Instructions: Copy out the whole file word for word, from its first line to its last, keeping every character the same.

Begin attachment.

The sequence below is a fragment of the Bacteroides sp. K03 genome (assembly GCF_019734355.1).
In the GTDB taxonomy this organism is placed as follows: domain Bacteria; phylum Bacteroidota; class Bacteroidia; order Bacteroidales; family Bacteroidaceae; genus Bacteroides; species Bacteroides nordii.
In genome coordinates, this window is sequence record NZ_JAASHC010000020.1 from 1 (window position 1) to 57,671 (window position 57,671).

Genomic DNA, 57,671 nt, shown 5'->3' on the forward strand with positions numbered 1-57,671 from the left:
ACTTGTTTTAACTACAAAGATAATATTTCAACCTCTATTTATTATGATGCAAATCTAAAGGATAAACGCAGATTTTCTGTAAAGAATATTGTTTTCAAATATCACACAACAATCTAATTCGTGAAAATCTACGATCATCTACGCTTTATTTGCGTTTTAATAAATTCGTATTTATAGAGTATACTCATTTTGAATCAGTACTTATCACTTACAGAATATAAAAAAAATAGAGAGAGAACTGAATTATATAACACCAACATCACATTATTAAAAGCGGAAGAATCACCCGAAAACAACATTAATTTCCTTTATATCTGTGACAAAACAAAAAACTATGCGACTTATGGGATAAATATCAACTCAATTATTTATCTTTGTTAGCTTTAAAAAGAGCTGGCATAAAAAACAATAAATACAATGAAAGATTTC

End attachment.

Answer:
The sequence below is a fragment of the Bacteroides sp. K03 genome (assembly GCF_019734355.1).
In the GTDB taxonomy this organism is placed as follows: domain Bacteria; phylum Bacteroidota; class Bacteroidia; order Bacteroidales; family Bacteroidaceae; genus Bacteroides; species Bacteroides nordii.
In genome coordinates, this window is sequence record NZ_JAASHC010000020.1 from 1 (window position 1) to 57,671 (window position 57,671).

Genomic DNA, 57,671 nt, shown 5'->3' on the forward strand with positions numbered 1-57,671 from the left:
ACTTGTTTTAACTACAAAGATAATATTTCAACCTCTATTTATTATGATGCAAATCTAAAGGATAAACGCAGATTTTCTGTAAAGAATATTGTTTTCAAATATCACACAACAATCTAATTCGTGAAAATCTACGATCATCTACGCTTTATTTGCGTTTTAATAAATTCGTATTTATAGAGTATACTCATTTTGAATCAGTACTTATCACTTACAGAATATAAAAAAAATAGAGAGAGAACTGAATTATATAACACCAACATCACATTATTAAAAGCGGAAGAATCACCCGAAAACAACATTAATTTCCTTTATATCTGTGACAAAACAAAAAACTATGCGACTTATGGGATAAATATCAACTCAATTATTTATCTTTGTTAGCTTTAAAAAGAGCTGGCATAAAAAACAATAAATACAATGAAAGATTTC